When we look at the dome, we see a round shape, and the round shape symbolizes eternity and immortality. The square or rectangle also symbolizes borders. Hagia Sophia takes this spiritual symbolism from the Solomon’s Temple again. Solomon’s Temple in Jerusalem was the place where God’s Holy Spirit resided, where he lived with God’s people, where heaven and earth were united. With original sin there was a separation between God and Man, Heaven and Earth. In fact, there is a constant promise in the Bible: the sovereignty of heaven and earth would be united. In the New Testament, Matthew 6:10 also writes in the Lord’s Prayer: “Let your kingdom come. Let your will be done on earth as it is in heaven.” Therefore, Hagia Sophia contains an important symbolism in terms of being the place where the sky and the earth meet.

When we look at the original dome, there is a mosaic in the center of the dome with Jesus Christ looking down from his throne. There are Seraphims on the triangular pendentives (pendants) where the dome meets the arches. In this scene, when the Prophet Isaiah (6th century BC) saw God, the creator and king of the universe, on his throne, there were four Seraphims around the throne. (Isaiah 6) Seraphim are divine creatures with six wings. Being the closest creatures to God, they covered their feet with two wings and their faces with the other four, in the face of His intolerable holiness.

The place where the altar is in the churches is called the apse and is the holiest part of the church. This region points east in Catholic, Orthodox, Anglican churches. Hagia Sophia is completely different. The apse of Hagia Sophia faces south. This is because it is the New Temple of New Jerusalem, thus facing Jerusalem.

According to the records, on December 27, 537, Justinian stood at the Imperial door of the magnificent building at the inauguration of the church and said: “O Solomon! I passed you!” In this sentence, you can see Justinian’s race with King Solomon and the New Temple, Hagia Sophia, with the Old Temple, the Temple of Solomon.

Top Gallery:
When Hagia Sophia was built, it was very important for men and women to sit separately. Therefore, while men are in the main prayer area during worship; women would go up to the upper gallery. The exit to the upper gallery is not a staircase; There is a ramp. This ramp had 2 main purposes. The first is to quickly deliver materials to the upper floor with wheelbarrows during construction. The second is to move the Empress and women from important families so that they can easily go up to the upper gallery.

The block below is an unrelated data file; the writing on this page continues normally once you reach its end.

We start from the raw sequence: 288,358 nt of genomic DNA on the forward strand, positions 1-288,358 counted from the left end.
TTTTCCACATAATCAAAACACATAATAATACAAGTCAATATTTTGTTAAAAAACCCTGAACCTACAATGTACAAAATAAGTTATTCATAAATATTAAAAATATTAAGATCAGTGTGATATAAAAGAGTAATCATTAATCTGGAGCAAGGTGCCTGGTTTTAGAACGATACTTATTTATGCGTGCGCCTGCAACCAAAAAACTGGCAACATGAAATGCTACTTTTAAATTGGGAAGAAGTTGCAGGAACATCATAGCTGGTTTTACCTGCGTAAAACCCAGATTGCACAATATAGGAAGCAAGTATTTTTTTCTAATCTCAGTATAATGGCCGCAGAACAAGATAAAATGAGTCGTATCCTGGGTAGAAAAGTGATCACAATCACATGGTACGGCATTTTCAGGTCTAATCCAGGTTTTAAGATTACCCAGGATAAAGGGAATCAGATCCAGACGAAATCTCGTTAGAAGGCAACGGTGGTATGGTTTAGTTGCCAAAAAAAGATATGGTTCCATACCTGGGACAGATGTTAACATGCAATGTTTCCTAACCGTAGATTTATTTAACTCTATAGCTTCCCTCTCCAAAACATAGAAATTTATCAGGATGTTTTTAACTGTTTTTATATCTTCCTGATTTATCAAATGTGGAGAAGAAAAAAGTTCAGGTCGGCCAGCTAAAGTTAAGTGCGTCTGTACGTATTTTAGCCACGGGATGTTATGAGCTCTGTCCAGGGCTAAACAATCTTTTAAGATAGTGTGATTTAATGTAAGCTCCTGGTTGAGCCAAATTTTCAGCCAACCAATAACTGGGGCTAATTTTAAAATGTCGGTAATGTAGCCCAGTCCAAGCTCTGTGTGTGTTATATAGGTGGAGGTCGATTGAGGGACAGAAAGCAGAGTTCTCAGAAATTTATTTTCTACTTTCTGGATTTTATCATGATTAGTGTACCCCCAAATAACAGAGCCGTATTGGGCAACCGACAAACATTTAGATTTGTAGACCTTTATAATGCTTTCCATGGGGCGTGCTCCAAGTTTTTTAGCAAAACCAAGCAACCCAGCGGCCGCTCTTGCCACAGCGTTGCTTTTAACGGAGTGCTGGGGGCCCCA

One of the most important areas in the upper gallery is the Synod hall. The synod is a hall where the church senior management meets and decides on religious matters.

Deesis Mosaic:
Inside the synod hall, there is a magnificent mosaic panel on the wall. This piece is one of the most important works of mosaic art. The name of the mosaic is Deesis and consists of three people. The middle one among these three is Jesus Christ, the Lord and King. To the right of Jesus Christ is his mother, the Virgin Mary. To the left of Jesus Christ is John the Baptist. Deesis means prayer and supplication.

The theme of this mosaic is the last judgment day. Jesus Christ will judge the world on the last judgment day. In this scene, the Virgin Mary and John the Baptist pray to Jesus Christ for the forgiveness of people’s sins. Jesus Christ gave his wonderful sacrifice on the cross once and for all. There is no time limit in this extraordinary victory; because He is a Lord independent of time and space. The message in this mosaic also supports this idea. Those who pray to Jesus Christ on the last day of judgment were not chosen at random. The presence of the Virgin Mary and John the Baptist is precisely to convey this message.

John the Baptist is the last prophet to give the good news of Jesus Christ. The Virgin Mary is also the first to hear the good news. While John the Baptist represents the Old Testament, that is, the Law and prophecies; The Virgin Mary represents the New Testament, the completion of the law and prophecies. Law and Grace are completed in Jesus Christ.

With this mosaic, he gives a deep message about the concepts of law and justification.

Constantine and Justinian Mosaic at the Exit:
There is a final mosaic at the exit of the Hagia Sophia Museum. In this mosaic made in the 10th century, you can see that Constantine, the founder of Istanbul, and Justinian, who had Hagia Sophia built, dedicated their works to Jesus Christ in the form of a model.